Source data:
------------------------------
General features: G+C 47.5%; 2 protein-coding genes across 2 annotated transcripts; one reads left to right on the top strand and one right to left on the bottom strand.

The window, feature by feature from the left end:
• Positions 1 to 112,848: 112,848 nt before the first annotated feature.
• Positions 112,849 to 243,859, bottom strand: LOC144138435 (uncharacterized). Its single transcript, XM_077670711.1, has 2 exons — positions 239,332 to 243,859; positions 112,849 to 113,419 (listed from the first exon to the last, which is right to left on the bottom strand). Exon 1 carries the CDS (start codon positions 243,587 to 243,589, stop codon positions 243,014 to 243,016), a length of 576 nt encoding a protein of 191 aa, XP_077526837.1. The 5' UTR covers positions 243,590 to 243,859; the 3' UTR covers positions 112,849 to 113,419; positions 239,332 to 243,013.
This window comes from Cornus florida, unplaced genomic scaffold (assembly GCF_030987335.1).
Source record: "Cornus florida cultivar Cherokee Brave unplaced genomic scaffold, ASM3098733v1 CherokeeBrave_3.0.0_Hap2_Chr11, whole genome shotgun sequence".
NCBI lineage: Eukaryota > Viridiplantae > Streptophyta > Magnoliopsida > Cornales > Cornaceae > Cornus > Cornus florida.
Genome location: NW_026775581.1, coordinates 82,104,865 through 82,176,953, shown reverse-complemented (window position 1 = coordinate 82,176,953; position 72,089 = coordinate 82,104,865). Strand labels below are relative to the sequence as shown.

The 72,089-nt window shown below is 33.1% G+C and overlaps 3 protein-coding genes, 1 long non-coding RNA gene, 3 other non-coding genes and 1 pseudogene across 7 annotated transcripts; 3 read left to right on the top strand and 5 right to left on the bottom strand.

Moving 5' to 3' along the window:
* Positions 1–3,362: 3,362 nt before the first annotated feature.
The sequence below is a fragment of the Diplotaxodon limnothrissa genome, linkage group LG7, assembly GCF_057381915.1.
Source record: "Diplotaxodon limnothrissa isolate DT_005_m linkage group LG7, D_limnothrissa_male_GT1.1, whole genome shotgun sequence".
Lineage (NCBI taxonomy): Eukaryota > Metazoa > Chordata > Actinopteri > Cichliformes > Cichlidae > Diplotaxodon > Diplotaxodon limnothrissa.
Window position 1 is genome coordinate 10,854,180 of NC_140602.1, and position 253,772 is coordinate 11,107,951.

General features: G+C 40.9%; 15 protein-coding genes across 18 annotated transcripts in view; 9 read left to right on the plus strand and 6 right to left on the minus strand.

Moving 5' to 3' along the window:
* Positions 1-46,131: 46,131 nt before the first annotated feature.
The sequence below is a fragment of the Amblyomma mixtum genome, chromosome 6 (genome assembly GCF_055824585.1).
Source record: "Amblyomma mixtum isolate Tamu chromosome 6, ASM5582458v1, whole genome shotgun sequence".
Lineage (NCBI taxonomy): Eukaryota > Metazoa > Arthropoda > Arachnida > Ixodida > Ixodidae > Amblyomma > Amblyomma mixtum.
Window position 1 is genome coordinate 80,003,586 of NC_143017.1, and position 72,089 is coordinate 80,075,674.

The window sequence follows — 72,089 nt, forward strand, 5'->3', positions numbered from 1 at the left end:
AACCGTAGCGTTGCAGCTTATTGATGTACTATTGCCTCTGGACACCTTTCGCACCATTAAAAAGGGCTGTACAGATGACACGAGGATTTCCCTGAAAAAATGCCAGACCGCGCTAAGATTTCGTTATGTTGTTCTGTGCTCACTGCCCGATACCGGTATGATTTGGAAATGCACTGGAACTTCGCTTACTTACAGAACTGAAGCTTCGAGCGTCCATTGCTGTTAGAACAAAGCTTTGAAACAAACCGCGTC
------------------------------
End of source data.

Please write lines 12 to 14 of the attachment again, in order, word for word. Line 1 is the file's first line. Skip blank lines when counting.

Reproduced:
The sequence below is a fragment of the Diplotaxodon limnothrissa genome, linkage group LG7, assembly GCF_057381915.1.
Source record: "Diplotaxodon limnothrissa isolate DT_005_m linkage group LG7, D_limnothrissa_male_GT1.1, whole genome shotgun sequence".
Lineage (NCBI taxonomy): Eukaryota > Metazoa > Chordata > Actinopteri > Cichliformes > Cichlidae > Diplotaxodon > Diplotaxodon limnothrissa.